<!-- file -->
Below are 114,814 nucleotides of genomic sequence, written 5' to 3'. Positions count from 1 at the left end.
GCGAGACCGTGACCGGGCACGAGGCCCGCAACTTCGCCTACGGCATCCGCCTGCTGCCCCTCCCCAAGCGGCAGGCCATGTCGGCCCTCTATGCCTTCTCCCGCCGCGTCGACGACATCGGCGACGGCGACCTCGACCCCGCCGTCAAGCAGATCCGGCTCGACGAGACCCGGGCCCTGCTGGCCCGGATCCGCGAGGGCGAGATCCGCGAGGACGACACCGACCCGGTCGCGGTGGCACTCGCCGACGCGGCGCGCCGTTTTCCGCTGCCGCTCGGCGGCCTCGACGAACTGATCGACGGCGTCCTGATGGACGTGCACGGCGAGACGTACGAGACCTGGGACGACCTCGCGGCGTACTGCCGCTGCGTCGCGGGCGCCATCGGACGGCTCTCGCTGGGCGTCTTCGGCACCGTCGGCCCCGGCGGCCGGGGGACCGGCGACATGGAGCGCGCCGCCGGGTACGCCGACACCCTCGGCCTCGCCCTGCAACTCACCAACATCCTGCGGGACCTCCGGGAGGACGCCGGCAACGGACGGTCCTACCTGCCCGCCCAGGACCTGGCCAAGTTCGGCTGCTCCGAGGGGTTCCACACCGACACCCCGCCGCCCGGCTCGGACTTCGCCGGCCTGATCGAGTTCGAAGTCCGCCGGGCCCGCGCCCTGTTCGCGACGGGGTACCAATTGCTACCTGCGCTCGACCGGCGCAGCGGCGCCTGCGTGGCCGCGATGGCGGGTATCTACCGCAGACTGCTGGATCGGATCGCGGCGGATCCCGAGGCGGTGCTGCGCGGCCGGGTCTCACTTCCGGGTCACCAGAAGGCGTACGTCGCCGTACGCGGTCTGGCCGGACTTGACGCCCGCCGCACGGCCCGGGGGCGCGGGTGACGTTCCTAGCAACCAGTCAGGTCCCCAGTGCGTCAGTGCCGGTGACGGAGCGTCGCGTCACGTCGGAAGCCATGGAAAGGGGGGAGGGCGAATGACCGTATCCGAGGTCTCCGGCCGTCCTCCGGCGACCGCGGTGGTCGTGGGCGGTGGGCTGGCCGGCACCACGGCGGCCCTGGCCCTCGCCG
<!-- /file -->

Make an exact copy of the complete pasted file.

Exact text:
Below are 114,814 nucleotides of genomic sequence, written 5' to 3'. Positions count from 1 at the left end.
GCGAGACCGTGACCGGGCACGAGGCCCGCAACTTCGCCTACGGCATCCGCCTGCTGCCCCTCCCCAAGCGGCAGGCCATGTCGGCCCTCTATGCCTTCTCCCGCCGCGTCGACGACATCGGCGACGGCGACCTCGACCCCGCCGTCAAGCAGATCCGGCTCGACGAGACCCGGGCCCTGCTGGCCCGGATCCGCGAGGGCGAGATCCGCGAGGACGACACCGACCCGGTCGCGGTGGCACTCGCCGACGCGGCGCGCCGTTTTCCGCTGCCGCTCGGCGGCCTCGACGAACTGATCGACGGCGTCCTGATGGACGTGCACGGCGAGACGTACGAGACCTGGGACGACCTCGCGGCGTACTGCCGCTGCGTCGCGGGCGCCATCGGACGGCTCTCGCTGGGCGTCTTCGGCACCGTCGGCCCCGGCGGCCGGGGGACCGGCGACATGGAGCGCGCCGCCGGGTACGCCGACACCCTCGGCCTCGCCCTGCAACTCACCAACATCCTGCGGGACCTCCGGGAGGACGCCGGCAACGGACGGTCCTACCTGCCCGCCCAGGACCTGGCCAAGTTCGGCTGCTCCGAGGGGTTCCACACCGACACCCCGCCGCCCGGCTCGGACTTCGCCGGCCTGATCGAGTTCGAAGTCCGCCGGGCCCGCGCCCTGTTCGCGACGGGGTACCAATTGCTACCTGCGCTCGACCGGCGCAGCGGCGCCTGCGTGGCCGCGATGGCGGGTATCTACCGCAGACTGCTGGATCGGATCGCGGCGGATCCCGAGGCGGTGCTGCGCGGCCGGGTCTCACTTCCGGGTCACCAGAAGGCGTACGTCGCCGTACGCGGTCTGGCCGGACTTGACGCCCGCCGCACGGCCCGGGGGCGCGGGTGACGTTCCTAGCAACCAGTCAGGTCCCCAGTGCGTCAGTGCCGGTGACGGAGCGTCGCGTCACGTCGGAAGCCATGGAAAGGGGGGAGGGCGAATGACCGTATCCGAGGTCTCCGGCCGTCCTCCGGCGACCGCGGTGGTCGTGGGCGGTGGGCTGGCCGGCACCACGGCGGCCCTGGCCCTCGCCG